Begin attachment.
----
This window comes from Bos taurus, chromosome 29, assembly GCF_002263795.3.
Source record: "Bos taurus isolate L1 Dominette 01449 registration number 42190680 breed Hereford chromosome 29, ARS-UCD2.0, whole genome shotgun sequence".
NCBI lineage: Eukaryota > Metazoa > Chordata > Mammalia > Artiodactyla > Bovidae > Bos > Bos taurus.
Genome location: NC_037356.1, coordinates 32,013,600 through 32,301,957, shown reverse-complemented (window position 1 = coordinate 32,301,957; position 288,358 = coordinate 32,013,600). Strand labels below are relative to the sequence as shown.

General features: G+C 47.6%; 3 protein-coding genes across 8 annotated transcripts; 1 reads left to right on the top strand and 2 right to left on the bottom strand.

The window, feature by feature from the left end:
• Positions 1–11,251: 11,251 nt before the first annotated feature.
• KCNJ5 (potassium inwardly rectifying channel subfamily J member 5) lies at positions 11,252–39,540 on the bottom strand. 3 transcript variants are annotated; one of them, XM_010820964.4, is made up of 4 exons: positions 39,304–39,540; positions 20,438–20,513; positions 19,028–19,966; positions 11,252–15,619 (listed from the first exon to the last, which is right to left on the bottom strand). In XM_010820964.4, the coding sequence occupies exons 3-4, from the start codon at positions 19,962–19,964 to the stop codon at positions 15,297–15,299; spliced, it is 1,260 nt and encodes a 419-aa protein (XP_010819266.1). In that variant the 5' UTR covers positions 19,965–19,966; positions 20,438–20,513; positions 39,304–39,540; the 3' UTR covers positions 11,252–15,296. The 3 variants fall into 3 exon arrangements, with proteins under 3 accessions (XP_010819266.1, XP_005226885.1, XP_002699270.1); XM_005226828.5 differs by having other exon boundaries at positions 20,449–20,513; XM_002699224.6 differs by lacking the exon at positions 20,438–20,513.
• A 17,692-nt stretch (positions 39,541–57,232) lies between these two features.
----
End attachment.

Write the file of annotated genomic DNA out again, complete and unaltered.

This window comes from Bos taurus, chromosome 29, assembly GCF_002263795.3.
Source record: "Bos taurus isolate L1 Dominette 01449 registration number 42190680 breed Hereford chromosome 29, ARS-UCD2.0, whole genome shotgun sequence".
NCBI lineage: Eukaryota > Metazoa > Chordata > Mammalia > Artiodactyla > Bovidae > Bos > Bos taurus.
Genome location: NC_037356.1, coordinates 32,013,600 through 32,301,957, shown reverse-complemented (window position 1 = coordinate 32,301,957; position 288,358 = coordinate 32,013,600). Strand labels below are relative to the sequence as shown.

General features: G+C 47.6%; 3 protein-coding genes across 8 annotated transcripts; 1 reads left to right on the top strand and 2 right to left on the bottom strand.

The window, feature by feature from the left end:
• Positions 1–11,251: 11,251 nt before the first annotated feature.
• KCNJ5 (potassium inwardly rectifying channel subfamily J member 5) lies at positions 11,252–39,540 on the bottom strand. 3 transcript variants are annotated; one of them, XM_010820964.4, is made up of 4 exons: positions 39,304–39,540; positions 20,438–20,513; positions 19,028–19,966; positions 11,252–15,619 (listed from the first exon to the last, which is right to left on the bottom strand). In XM_010820964.4, the coding sequence occupies exons 3-4, from the start codon at positions 19,962–19,964 to the stop codon at positions 15,297–15,299; spliced, it is 1,260 nt and encodes a 419-aa protein (XP_010819266.1). In that variant the 5' UTR covers positions 19,965–19,966; positions 20,438–20,513; positions 39,304–39,540; the 3' UTR covers positions 11,252–15,296. The 3 variants fall into 3 exon arrangements, with proteins under 3 accessions (XP_010819266.1, XP_005226885.1, XP_002699270.1); XM_005226828.5 differs by having other exon boundaries at positions 20,449–20,513; XM_002699224.6 differs by lacking the exon at positions 20,438–20,513.
• A 17,692-nt stretch (positions 39,541–57,232) lies between these two features.